US 4646002 A
A zero capacitance measurement probe to be used to make electrical measurements at a broad range of frequencies without having the probe itself affect the measured values. The probe reduces internal capacitances in the solid state active elements or creates a negative impedance to counteract capacitance external capacitance. Elimination of capacitance is accomplished by adjusting gains and current flow within active elements and by insulating the elements from ground by an additional substrate and metalized layer.
1. A high impedance broadband probe for use in making electrical measurements comprising an active circuit element having a substrate and layers corresponding to an emitter, base and collector and with a base-to-substrate capacitance CBS and with a base-to-emitter capacitance CBE, the improvement comprising means for reducing CBE by providing a circuit having gain (K1) at the emitter of the active element to be very close to but less than one and a positive number, and means for reducing base-to-collector capacitance (CBC) having means for maintaining the gain of the collector (K2) to be generally equally to gain (K1) and means for providing a DC voltage source with low AC impedance between the collector and emitter which maintains the emitter and collector gains generally equal thereby reducing the CBC.
2. A probe according to claim 1 wherein said DC voltage source includes an element which draws a differential current from the collector such that the collector and emitter currents will be maintained equal.
3. A probe according to claim 2 including means for reducing base-to-substrate capacitance including supporting said substrate atop a second substrate layering having a metalized layer thereon so that the two substrate layers are separated by the metal layer, thereby elevating the first substrate above ground potential.
4. A probe according to claim 3 including means for providing a positive feedback loop from the output to the input to reduce the input capacitance of the probe and including means to adjust the gain of the active elements in the probe to provide feedback current flow toward the input thereby cancelling input capacitance.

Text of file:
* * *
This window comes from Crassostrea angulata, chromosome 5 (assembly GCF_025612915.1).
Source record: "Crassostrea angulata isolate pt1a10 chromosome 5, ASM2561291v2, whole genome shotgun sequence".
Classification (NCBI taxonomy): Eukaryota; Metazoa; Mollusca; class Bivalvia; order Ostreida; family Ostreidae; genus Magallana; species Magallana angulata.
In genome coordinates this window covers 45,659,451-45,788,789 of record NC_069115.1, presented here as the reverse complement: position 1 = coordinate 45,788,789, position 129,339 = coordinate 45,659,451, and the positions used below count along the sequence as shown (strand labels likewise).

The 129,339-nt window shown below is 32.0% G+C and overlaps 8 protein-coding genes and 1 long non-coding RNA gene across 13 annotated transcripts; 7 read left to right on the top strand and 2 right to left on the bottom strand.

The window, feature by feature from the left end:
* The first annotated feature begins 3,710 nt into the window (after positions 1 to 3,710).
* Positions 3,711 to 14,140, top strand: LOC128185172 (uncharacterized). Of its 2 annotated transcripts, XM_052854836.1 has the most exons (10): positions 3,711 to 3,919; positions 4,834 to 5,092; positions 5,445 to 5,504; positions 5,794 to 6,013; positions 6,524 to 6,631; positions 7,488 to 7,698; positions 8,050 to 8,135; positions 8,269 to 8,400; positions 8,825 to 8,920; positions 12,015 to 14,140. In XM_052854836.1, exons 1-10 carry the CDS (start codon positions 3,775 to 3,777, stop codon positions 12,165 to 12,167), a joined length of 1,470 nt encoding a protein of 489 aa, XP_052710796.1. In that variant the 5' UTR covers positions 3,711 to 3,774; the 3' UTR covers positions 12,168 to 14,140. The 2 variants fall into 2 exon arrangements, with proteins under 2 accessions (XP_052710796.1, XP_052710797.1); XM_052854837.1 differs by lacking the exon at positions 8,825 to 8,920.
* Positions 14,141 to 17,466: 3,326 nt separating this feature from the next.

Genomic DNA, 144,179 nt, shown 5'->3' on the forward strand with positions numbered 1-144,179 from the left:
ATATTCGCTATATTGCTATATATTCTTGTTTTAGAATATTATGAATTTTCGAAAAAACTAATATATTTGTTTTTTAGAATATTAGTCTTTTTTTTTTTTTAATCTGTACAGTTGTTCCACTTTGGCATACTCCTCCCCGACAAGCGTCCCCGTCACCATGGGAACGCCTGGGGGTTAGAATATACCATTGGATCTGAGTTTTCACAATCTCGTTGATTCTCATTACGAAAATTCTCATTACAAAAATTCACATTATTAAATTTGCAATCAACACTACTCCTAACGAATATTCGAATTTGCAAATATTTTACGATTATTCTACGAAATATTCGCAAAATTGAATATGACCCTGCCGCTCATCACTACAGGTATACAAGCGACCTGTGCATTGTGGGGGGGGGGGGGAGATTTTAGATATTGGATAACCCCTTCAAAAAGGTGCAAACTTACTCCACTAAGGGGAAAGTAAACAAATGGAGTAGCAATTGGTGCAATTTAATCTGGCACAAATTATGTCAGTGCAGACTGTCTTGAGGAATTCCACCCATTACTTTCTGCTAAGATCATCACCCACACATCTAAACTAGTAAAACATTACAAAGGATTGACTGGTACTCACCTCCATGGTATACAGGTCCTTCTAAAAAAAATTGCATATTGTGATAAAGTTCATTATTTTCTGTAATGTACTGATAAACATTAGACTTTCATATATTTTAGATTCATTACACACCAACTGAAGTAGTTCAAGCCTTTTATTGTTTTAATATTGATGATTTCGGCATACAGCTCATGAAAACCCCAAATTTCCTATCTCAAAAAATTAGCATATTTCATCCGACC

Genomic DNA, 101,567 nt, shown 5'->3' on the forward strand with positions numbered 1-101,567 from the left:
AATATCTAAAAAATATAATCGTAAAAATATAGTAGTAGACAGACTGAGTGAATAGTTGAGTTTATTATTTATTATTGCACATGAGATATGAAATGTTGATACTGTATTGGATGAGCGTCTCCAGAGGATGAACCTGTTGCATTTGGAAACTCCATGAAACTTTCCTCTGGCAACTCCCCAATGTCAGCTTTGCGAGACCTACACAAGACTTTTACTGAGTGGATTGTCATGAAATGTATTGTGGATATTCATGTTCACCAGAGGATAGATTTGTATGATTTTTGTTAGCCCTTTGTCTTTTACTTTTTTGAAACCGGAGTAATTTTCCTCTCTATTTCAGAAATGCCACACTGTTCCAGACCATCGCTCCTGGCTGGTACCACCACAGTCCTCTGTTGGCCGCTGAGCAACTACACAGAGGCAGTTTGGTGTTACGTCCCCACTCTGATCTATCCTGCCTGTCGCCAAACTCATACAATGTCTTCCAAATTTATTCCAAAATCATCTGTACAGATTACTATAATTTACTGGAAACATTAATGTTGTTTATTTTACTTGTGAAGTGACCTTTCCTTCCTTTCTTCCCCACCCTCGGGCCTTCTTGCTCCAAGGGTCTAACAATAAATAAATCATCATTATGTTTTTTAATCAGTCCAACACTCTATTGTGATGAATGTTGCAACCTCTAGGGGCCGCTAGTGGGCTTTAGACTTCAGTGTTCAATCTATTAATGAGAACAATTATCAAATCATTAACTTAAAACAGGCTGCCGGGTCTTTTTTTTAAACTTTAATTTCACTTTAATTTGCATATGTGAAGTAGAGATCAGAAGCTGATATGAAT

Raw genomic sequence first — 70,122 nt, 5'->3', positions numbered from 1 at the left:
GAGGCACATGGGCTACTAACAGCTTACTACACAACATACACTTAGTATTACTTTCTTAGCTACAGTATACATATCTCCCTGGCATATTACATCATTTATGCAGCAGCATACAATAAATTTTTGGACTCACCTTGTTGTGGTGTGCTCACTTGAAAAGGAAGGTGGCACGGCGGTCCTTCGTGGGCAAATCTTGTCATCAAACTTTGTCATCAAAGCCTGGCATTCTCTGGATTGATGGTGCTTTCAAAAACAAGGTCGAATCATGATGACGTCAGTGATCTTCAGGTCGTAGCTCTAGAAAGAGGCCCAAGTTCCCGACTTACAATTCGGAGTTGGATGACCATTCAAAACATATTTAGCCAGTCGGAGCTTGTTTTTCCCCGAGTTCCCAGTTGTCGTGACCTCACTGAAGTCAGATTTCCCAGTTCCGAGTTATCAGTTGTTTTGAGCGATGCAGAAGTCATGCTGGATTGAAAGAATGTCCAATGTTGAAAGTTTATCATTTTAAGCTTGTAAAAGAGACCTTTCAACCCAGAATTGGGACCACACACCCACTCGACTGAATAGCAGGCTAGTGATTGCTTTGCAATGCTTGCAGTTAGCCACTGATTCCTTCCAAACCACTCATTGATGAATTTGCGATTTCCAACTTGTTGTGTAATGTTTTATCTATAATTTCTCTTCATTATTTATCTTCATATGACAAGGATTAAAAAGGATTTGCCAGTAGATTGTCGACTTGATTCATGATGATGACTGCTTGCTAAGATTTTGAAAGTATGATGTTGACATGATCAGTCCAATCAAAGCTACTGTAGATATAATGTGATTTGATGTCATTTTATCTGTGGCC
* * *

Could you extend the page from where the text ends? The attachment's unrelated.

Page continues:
5. A high impedance broadband probe for use in making electrical measurements, comprising:
a transistor having a substrate layer and base, emitter and collector and a collector gain to only slightly less than one, thereby reducing base-to-emitter capacitance, a gain at the collector generally equal to the gain at the emitter, thereby reducing the base-to-collector capacitance; and
a metalized layer on the bottom of the substrate and a second substrate layer abutting the remaining surface of the metalized layer, thereby elevating the first substrate layer above ground potential and reducing the base capacitance of the transistor.
6. A multi-stage high impedance broadband buffer circuit for use in making electrical measurement without affecting the circuitry to be measured comprising an input and output and a capacitor connected therebetween and wherein the gain of the circuit is greater than one providing a positive feedback current flow through the capacitor, said flow thereby generating a negative input impedance to cancel the effects of input capacitances inherent in the buffer circuit.
7. A high impedance broadband buffer circuit for use in making electrical measurements comprising a multi-stage amplifier, each stage having a predetermined gain and including a capacitor Cf between the input and output of the circuit, the output being adjustable by a voltage divider network, and the input having an input voltage Vin, and wherein a current I is caused to flow toward the input from the output when the overall gain Kz is greater than 1 as calculated according to:
I4 =(Vin /Z)(1-Kz)
where Kz is the overall gain input-output and where Zf =[1/(W·C)] (W=frequency).